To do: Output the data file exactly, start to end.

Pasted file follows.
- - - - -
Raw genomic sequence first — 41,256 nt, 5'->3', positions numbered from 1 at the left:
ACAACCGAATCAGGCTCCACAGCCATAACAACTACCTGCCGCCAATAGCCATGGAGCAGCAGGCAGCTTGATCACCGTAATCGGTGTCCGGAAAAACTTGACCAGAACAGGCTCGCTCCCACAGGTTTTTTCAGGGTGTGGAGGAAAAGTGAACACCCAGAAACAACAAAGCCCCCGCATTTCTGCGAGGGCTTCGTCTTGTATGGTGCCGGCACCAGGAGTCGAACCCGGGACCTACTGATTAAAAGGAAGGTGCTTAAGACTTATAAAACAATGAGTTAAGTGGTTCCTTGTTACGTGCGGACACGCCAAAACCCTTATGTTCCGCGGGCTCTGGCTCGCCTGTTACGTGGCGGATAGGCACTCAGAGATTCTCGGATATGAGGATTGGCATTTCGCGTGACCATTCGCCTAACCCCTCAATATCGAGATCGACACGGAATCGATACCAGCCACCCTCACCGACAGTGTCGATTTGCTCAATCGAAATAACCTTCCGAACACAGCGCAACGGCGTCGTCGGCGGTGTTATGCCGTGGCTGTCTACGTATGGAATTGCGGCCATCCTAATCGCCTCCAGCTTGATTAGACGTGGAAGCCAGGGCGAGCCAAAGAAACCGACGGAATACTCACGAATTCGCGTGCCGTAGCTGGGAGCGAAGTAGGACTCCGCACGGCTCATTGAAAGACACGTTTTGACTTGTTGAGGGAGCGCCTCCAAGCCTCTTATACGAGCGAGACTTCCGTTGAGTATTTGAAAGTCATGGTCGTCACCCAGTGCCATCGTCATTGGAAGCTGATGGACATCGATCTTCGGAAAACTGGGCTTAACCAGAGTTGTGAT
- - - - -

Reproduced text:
Raw genomic sequence first — 41,256 nt, 5'->3', positions numbered from 1 at the left:
ACAACCGAATCAGGCTCCACAGCCATAACAACTACCTGCCGCCAATAGCCATGGAGCAGCAGGCAGCTTGATCACCGTAATCGGTGTCCGGAAAAACTTGACCAGAACAGGCTCGCTCCCACAGGTTTTTTCAGGGTGTGGAGGAAAAGTGAACACCCAGAAACAACAAAGCCCCCGCATTTCTGCGAGGGCTTCGTCTTGTATGGTGCCGGCACCAGGAGTCGAACCCGGGACCTACTGATTAAAAGGAAGGTGCTTAAGACTTATAAAACAATGAGTTAAGTGGTTCCTTGTTACGTGCGGACACGCCAAAACCCTTATGTTCCGCGGGCTCTGGCTCGCCTGTTACGTGGCGGATAGGCACTCAGAGATTCTCGGATATGAGGATTGGCATTTCGCGTGACCATTCGCCTAACCCCTCAATATCGAGATCGACACGGAATCGATACCAGCCACCCTCACCGACAGTGTCGATTTGCTCAATCGAAATAACCTTCCGAACACAGCGCAACGGCGTCGTCGGCGGTGTTATGCCGTGGCTGTCTACGTATGGAATTGCGGCCATCCTAATCGCCTCCAGCTTGATTAGACGTGGAAGCCAGGGCGAGCCAAAGAAACCGACGGAATACTCACGAATTCGCGTGCCGTAGCTGGGAGCGAAGTAGGACTCCGCACGGCTCATTGAAAGACACGTTTTGACTTGTTGAGGGAGCGCCTCCAAGCCTCTTATACGAGCGAGACTTCCGTTGAGTATTTGAAAGTCATGGTCGTCACCCAGTGCCATCGTCATTGGAAGCTGATGGACATCGATCTTCGGAAAACTGGGCTTAACCAGAGTTGTGAT